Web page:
Want to teach your kids empathy? Read more fiction.

Brandon Satrom
Jul 18, 2017 · 6 min read
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Photo By Andrew Branch | Unsplash

Humans aren’t as good as we should be in our capacity to empathize with feelings and thoughts of others, be they humans or other animals on Earth. So maybe part of our formal education should be training in empathy. Imagine how different the world would be if, in fact, that were ‘reading, writing, arithmetic, empathy.’

- Neil deGrasse Tyson

Reading stories to our kids comes naturally to most parents from the start. Board books lead to story books, before those lead to chapter books. “Stories are good for kids,” we say.

Every Parent’s Wish

In the quiet moments of my life, my thoughts are often drawn to my three children. I’m certain this is a common phenomenon of parenthood. I ponder a variety of things in these moments, from interactions with them where I could have chosen a different/better response, to how they handled a conflict with their brothers, or instruction from my wife or me.

The Power of Story

In recent years, the idea that fiction helps develop empathy is well-trod ground. The claim — backed by a handful of independent studies — is that good fiction places us in the shoes of unfamiliar characters and helps us understand other points of view. In 2013, Neuroscientists at Carnegie Mellon University discovered that reading fiction taps in the same brain networks as real-life experience. A 2016 study at the University of Toronto reinforced this and noted that, “when reading novels about different cultures and races different to their own, participants were seen to develop greater empathy towards those cultures and races.”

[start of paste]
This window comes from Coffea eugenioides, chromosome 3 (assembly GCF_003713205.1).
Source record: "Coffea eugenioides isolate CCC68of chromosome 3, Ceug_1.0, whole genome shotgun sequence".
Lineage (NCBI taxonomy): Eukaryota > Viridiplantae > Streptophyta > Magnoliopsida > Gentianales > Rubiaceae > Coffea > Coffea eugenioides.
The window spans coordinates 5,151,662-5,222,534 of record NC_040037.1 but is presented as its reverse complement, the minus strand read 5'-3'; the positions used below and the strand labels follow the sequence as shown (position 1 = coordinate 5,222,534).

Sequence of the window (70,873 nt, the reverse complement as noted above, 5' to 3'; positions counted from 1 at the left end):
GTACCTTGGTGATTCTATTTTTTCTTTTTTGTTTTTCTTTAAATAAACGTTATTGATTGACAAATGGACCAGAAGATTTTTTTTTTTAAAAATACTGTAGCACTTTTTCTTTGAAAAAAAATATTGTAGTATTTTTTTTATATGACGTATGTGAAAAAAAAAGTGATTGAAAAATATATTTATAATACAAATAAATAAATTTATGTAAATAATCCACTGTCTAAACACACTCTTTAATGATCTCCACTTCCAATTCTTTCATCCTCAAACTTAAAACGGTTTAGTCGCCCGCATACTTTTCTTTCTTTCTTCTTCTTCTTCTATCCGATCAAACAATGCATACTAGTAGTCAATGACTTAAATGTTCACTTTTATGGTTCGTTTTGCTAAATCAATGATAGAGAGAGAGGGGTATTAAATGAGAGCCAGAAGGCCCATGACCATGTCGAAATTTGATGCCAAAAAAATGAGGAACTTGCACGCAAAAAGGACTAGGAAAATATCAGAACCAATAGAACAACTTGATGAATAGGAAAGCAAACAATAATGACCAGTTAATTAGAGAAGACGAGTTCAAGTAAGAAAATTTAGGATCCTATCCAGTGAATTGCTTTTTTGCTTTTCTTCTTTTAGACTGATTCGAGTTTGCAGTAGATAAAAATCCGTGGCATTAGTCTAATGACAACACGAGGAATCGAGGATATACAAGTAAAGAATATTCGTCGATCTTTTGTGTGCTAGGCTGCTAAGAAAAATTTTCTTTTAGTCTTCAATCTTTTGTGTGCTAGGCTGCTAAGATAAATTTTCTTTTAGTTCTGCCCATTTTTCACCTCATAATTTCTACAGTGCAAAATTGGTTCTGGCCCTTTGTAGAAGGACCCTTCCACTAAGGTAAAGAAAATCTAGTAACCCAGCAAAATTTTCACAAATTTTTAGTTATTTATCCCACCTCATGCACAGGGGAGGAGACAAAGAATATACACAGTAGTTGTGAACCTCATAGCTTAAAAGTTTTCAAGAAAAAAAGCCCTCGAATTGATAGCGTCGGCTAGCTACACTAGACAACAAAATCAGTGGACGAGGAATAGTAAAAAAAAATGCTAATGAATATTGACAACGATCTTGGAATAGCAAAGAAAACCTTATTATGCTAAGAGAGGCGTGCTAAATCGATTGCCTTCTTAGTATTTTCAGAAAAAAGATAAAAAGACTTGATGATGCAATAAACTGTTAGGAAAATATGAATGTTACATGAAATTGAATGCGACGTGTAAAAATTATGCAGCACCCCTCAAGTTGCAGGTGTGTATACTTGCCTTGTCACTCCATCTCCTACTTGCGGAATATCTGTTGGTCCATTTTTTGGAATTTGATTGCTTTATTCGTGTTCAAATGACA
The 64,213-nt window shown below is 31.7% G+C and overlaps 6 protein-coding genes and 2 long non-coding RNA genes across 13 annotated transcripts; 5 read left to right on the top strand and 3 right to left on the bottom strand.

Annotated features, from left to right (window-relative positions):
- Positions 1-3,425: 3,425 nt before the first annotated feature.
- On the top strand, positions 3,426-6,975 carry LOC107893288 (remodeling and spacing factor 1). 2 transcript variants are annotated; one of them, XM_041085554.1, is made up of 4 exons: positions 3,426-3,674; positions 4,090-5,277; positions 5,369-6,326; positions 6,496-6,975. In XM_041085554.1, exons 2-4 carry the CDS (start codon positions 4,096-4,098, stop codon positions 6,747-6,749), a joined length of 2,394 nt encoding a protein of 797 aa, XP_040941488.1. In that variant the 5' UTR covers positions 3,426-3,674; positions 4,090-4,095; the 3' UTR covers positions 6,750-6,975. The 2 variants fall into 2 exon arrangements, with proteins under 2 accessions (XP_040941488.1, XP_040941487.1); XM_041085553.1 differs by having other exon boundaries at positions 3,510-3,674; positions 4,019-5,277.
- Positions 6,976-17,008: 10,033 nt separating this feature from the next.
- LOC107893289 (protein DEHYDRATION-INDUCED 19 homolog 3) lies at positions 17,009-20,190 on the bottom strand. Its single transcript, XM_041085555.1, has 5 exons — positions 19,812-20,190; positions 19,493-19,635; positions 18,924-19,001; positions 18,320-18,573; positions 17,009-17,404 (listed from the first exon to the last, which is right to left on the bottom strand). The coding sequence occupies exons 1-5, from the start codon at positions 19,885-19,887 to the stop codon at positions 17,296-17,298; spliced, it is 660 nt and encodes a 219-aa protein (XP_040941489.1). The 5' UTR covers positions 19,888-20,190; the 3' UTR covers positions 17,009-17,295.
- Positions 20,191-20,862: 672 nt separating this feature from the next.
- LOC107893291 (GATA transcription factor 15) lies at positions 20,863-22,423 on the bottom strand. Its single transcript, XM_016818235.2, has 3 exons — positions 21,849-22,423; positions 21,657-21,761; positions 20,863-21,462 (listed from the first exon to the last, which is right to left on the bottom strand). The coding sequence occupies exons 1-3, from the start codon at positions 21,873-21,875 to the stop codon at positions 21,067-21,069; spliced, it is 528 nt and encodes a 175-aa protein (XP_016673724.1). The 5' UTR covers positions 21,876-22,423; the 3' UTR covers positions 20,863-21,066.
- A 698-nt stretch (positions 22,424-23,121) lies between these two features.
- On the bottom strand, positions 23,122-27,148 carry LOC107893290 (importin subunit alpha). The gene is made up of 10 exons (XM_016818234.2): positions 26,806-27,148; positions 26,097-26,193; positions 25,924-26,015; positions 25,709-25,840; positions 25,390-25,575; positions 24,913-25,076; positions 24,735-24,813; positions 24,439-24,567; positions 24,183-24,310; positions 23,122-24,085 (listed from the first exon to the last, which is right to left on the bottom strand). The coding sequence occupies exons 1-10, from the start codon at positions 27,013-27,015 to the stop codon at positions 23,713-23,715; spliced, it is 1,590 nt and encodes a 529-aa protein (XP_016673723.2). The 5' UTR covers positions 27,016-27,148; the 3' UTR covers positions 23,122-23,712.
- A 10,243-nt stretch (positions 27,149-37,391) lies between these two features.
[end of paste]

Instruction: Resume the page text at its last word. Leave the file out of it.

Not just any kind of fiction…

With all apologies to a certain cotton-brief-clad caped crusader, the type of fiction one reads does matter. In every study cited above, researchers noted that while “literary” or “character-driven” fiction amped up our empathy, “popular” or “genre” fiction did not. Researchers surmise that these works do little to develop empathy because the characters are “poorly-developed and predictable.” They don’t activate our brains to seek understanding, and serve as little more than entertainment vehicles.

…and not just for kids

I’m guessing I’ve not lost many of you with the claim that our kids should be exposed to more “good stories.” But I believe strongly that it doesn’t end there. As parents, we need to expose ourselves to more of the same kinds of stories that we wish for our children to engross themselves in. After all, the research cited above was focused on fiction’s ability to increase empathy in humans of all ages, not just the smaller ones.

Some recommendations

In closing, I want to share a couple of great stories that we’ve come across, recently — A few that I’ve read with my older two boys, as well as some I’ve recently read, myself. I highly recommend every single one. And if you have some that you love, feel free to share them below!

For kids

For adults

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Breadboardeaux

The Blog for Carrot Pants Studios

Brandon Satrom

Written by

Founder of Carrot Pants Studios | writer, programmer, maker & optimistic nay-sayer | Author of books and speaker at places | ♘

Breadboardeaux

The Blog for Carrot Pants Studios

Brandon Satrom

Written by

Founder of Carrot Pants Studios | writer, programmer, maker & optimistic nay-sayer | Author of books and speaker at places | ♘

Breadboardeaux

The Blog for Carrot Pants Studios

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